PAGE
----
The Wonders of Packet Editors

Paladion
By Paladion

July 22, 2005

In a recent pen test, the Windows Packet Editor became our unlikely tool of choice to perform a replay attack.

While testing a web application recently, we observed that it was sending a hash value of the password during login. Since a password is hashed to the same value on each login, we guessed that the application would be vulnerable to password replay attacks. But to show this we had to intercept and modify the data. For HTTP traffic, this is generally done using application proxies like Burp Proxy that we discussed a few weeks ago.

However, we could not use Burp Proxy in this application as the application was using a java applet for sending the data to a non HTTP port. The applet was establishing a direct socket connection to the server. The web proxy tool was unable to capture any data as it was not going via the browser, but directly from the applet via the socket. There was no place to configure the applet to send the data via a proxy.

We then took a different approach and decided to use a TCP packet editor such as Windows Packet Editor (WpePro). WpePro allows modification of data at TCP level. Using WpePro one can select a running process from the memory and modify the data sent by it before it reaches the destination.

WpePro

For testing our application we began by defining a filter in WpePro (filters are defined in WpePro to modify data at TCP level). In the filter the hexadecimal value of an incorrect password was replaced by the value of a correct password. The filter was then applied and WpePro was configured to modify data generated by the applet.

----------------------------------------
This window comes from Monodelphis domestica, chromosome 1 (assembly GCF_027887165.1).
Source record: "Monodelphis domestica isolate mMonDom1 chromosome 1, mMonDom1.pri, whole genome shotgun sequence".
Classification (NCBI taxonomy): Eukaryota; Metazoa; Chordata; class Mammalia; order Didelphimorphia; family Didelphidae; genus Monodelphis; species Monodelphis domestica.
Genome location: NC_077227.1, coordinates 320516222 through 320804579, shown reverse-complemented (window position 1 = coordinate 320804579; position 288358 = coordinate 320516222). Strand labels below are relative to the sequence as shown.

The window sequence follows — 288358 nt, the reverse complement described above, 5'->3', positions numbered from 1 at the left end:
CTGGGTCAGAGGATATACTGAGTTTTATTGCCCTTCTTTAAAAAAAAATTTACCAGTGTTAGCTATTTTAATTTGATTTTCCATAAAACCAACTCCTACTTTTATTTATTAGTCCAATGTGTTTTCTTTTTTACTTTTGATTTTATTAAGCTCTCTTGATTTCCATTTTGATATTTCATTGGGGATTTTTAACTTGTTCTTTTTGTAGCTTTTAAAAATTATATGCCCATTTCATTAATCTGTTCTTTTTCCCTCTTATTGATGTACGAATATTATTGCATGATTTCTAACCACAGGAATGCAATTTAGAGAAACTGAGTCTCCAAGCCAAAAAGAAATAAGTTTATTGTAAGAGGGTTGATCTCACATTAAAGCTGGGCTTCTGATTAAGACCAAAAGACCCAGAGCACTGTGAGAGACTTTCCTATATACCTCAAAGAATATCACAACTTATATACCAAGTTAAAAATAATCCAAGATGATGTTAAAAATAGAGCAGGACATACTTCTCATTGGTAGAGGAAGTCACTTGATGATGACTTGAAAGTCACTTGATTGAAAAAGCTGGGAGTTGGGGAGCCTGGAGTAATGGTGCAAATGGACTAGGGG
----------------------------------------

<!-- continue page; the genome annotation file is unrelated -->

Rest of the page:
After this, we entered the incorrect password in the application. The applet created a hash of the incorrect password and sent it to the server. But WpePro replaced the hash value of incorrect password with the hash value of correct password as defined in the filter and we logged into the application, proving the application was vulnerable to a real replay attack.

WpePro could be a useful tool for testing thick client applications or web applications which use applets to establish socket connections on non http ports. There's a lot more about WpePro here.


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